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eppo

Rays on a plane

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Say I have two arbitrary rays, both of them have their own starting position and vector. How can I determine whether the two rays share a common plane? [edit: typo] [Edited by - eppo on June 16, 2008 7:15:23 AM]

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If they share a common plane they will either be parallel or they will cross at some point.

So their vectors will either be linearly dependant (one of them can be expressed as the other multiplied by a scalar) or they will have at least one common point.

One way to get the intersection is to try and solve the intersection by restraining yourself to x and y coordinates ( wikipedia link ) and pluging the solution into the z coordiante to see if it matches.

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Pick two points from each ray (the starting position and the starting position plus the vector will do) and check to see if those four points lie on the same plane.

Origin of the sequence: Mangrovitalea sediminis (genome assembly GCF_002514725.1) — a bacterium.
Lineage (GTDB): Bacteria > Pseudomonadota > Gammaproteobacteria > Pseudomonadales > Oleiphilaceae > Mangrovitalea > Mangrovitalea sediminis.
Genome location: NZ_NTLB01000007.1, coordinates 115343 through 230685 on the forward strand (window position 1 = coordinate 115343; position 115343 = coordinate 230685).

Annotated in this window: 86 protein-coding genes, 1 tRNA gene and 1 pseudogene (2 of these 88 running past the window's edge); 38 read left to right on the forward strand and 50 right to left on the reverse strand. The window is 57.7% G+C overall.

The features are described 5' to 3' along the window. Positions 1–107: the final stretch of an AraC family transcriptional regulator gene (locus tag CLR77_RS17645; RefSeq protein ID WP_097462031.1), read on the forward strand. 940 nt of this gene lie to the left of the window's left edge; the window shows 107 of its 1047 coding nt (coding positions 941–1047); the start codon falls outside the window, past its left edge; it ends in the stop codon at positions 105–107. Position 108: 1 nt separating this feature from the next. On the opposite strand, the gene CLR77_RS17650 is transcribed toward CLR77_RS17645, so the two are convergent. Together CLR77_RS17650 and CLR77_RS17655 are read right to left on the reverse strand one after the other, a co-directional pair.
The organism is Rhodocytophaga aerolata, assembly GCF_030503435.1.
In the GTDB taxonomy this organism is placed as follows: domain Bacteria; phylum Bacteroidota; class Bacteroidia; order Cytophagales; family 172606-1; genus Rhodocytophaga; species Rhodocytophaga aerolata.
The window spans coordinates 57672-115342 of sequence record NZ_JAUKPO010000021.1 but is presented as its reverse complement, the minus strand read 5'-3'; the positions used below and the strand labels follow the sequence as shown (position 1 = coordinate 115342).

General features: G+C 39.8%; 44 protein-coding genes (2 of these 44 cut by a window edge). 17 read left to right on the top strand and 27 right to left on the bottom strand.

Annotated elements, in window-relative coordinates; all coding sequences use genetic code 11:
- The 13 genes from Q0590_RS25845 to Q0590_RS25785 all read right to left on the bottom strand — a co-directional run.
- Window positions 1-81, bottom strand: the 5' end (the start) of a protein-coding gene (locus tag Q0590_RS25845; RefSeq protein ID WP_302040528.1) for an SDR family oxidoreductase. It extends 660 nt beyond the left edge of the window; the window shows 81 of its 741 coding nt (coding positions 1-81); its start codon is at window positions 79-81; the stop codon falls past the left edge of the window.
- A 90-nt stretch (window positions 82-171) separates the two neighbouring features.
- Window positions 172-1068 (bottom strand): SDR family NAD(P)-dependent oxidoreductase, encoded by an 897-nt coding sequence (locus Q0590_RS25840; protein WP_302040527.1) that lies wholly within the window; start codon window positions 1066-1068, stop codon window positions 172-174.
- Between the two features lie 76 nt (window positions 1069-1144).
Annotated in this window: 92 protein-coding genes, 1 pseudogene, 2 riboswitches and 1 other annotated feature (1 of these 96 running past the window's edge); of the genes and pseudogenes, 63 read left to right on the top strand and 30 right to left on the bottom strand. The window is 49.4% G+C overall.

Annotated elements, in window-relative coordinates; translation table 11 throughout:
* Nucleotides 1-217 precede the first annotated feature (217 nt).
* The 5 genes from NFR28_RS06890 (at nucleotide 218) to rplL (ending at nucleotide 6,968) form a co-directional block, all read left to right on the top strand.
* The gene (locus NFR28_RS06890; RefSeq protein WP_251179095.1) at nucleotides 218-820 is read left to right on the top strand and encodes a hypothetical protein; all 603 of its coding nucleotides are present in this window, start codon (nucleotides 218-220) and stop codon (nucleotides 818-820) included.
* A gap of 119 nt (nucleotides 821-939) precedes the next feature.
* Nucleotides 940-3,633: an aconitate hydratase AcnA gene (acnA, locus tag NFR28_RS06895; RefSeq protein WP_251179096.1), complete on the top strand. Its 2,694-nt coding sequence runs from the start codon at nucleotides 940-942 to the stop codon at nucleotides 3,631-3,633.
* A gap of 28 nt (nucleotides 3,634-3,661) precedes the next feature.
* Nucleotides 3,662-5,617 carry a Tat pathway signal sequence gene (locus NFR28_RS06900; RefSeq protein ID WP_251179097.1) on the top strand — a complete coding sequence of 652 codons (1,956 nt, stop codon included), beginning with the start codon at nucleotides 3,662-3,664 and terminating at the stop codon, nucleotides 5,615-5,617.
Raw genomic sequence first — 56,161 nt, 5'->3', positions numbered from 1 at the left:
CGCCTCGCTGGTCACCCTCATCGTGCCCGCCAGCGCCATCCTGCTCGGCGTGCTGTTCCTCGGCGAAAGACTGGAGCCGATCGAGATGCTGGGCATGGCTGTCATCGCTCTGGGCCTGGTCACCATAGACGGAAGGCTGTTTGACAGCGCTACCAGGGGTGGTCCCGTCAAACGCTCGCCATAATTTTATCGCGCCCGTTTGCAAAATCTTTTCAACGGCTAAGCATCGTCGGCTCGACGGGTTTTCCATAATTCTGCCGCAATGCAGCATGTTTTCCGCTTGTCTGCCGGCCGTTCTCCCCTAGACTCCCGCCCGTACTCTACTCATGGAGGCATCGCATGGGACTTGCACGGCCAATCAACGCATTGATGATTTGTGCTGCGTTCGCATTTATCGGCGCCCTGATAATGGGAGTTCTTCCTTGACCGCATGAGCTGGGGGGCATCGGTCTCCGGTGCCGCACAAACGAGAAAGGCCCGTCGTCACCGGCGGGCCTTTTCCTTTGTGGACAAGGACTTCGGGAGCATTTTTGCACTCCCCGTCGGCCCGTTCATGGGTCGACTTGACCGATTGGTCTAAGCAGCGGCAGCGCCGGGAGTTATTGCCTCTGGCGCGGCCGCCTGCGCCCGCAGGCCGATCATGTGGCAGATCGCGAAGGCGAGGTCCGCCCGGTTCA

|x1 y1 z1 1|
|x2 y2 z2 1| == 0
|x3 y3 z3 1|
|x4 y4 z4 1|

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The vector between their origins should be expressible by a linear combination of the ray direction vectors (i.e. all three should lie on the same plane). EDIT: Actually, it's that at least one of those vectors can be expressible by a linear combination of the other two. For instance, if both ray directions were parallel, then clearly you wouldn't be able to combine them to form the origin difference vector if it wasn't also parallel to the directions.

Be careful when determining coplanarity in 3D, however. Floating-point imprecision could lead you to believe that all three vectors don't lie on the same plane when in reality they do, or are so close that you might as well consider them coplanar.

[Edited by - Zipster on June 16, 2008 4:38:34 PM]

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